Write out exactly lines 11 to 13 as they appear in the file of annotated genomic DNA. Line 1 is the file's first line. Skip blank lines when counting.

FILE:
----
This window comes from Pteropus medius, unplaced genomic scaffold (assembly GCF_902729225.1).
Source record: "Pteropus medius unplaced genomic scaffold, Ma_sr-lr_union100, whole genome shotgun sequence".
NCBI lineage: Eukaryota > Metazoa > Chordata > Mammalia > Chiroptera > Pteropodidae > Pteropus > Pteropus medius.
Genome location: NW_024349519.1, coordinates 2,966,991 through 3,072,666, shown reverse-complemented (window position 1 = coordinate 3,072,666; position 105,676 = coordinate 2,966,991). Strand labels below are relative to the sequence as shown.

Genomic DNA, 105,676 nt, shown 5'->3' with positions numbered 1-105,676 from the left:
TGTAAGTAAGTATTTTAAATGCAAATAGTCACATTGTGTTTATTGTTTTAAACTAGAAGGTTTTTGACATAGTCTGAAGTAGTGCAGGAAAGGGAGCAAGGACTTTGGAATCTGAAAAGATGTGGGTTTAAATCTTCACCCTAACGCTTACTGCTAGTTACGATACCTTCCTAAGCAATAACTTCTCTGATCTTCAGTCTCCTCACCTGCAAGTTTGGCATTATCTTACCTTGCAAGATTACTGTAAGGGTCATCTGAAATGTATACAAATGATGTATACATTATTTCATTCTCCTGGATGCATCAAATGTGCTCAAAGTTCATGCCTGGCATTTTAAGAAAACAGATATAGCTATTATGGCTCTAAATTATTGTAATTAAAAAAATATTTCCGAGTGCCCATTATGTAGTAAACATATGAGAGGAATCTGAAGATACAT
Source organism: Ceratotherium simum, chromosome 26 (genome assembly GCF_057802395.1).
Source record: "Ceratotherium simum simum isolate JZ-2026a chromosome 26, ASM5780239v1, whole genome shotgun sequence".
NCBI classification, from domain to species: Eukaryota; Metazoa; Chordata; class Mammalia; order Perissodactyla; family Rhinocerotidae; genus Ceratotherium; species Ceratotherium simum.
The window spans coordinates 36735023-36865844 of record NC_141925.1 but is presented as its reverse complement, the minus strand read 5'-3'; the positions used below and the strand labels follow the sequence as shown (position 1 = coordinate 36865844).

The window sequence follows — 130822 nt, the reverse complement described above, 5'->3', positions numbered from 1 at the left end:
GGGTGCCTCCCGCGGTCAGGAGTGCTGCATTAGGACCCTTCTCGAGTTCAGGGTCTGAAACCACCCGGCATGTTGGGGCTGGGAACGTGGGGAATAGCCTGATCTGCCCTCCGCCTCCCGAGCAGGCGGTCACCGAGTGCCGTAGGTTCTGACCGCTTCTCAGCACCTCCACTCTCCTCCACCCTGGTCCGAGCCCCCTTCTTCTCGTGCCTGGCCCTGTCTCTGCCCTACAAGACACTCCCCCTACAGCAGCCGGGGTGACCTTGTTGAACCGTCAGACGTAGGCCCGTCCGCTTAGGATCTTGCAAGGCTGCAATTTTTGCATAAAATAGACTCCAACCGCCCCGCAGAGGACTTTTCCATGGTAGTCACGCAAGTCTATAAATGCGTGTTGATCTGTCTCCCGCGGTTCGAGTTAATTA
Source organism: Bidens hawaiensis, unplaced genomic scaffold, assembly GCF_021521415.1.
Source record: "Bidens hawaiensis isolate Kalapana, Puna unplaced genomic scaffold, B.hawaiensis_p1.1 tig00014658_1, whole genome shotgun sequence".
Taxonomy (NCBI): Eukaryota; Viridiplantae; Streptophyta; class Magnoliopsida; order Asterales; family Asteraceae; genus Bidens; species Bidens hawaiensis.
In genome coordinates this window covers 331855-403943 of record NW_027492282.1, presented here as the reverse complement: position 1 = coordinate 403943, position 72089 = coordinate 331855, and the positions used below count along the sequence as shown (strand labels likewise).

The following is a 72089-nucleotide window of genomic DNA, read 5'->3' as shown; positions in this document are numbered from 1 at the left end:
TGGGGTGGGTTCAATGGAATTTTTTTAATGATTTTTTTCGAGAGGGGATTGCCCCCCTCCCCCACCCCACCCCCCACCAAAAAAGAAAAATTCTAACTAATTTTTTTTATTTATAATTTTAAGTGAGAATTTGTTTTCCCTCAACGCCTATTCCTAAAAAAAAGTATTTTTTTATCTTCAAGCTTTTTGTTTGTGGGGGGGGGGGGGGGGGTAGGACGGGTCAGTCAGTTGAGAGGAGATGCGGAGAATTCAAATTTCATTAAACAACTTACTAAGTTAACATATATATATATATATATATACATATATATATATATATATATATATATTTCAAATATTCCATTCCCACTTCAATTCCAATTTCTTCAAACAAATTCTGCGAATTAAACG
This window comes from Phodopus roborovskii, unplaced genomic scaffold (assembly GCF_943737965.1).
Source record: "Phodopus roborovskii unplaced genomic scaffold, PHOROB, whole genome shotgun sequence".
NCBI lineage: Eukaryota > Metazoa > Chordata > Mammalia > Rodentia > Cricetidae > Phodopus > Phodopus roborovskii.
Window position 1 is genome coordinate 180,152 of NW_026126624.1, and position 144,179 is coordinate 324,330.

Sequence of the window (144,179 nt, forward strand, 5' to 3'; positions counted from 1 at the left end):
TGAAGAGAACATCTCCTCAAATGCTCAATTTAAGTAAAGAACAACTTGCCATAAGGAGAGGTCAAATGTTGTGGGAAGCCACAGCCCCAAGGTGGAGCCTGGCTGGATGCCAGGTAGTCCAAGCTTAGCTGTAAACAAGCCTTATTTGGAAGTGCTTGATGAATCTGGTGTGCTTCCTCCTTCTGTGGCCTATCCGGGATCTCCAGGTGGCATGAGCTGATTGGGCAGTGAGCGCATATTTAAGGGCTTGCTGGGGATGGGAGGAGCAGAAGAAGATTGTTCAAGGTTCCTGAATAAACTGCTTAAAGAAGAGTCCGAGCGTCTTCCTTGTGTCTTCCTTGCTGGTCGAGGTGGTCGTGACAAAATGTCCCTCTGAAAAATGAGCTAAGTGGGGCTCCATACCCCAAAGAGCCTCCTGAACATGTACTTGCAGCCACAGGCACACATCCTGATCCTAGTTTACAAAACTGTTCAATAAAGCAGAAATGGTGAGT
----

The window sequence follows — 130822 nt, the reverse complement described above, 5'->3', positions numbered from 1 at the left end:
GGGTGCCTCCCGCGGTCAGGAGTGCTGCATTAGGACCCTTCTCGAGTTCAGGGTCTGAAACCACCCGGCATGTTGGGGCTGGGAACGTGGGGAATAGCCTGATCTGCCCTCCGCCTCCCGAGCAGGCGGTCACCGAGTGCCGTAGGTTCTGACCGCTTCTCAGCACCTCCACTCTCCTCCACCCTGGTCCGAGCCCCCTTCTTCTCGTGCCTGGCCCTGTCTCTGCCCTACAAGACACTCCCCCTACAGCAGCCGGGGTGACCTTGTTGAACCGTCAGACGTAGGCCCGTCCGCTTAGGATCTTGCAAGGCTGCAATTTTTGCATAAAATAGACTCCAACCGCCCCGCAGAGGACTTTTCCATGGTAGTCACGCAAGTCTATAAATGCGTGTTGATCTGTCTCCCGCGGTTCGAGTTAATTA
Source organism: Bidens hawaiensis, unplaced genomic scaffold, assembly GCF_021521415.1.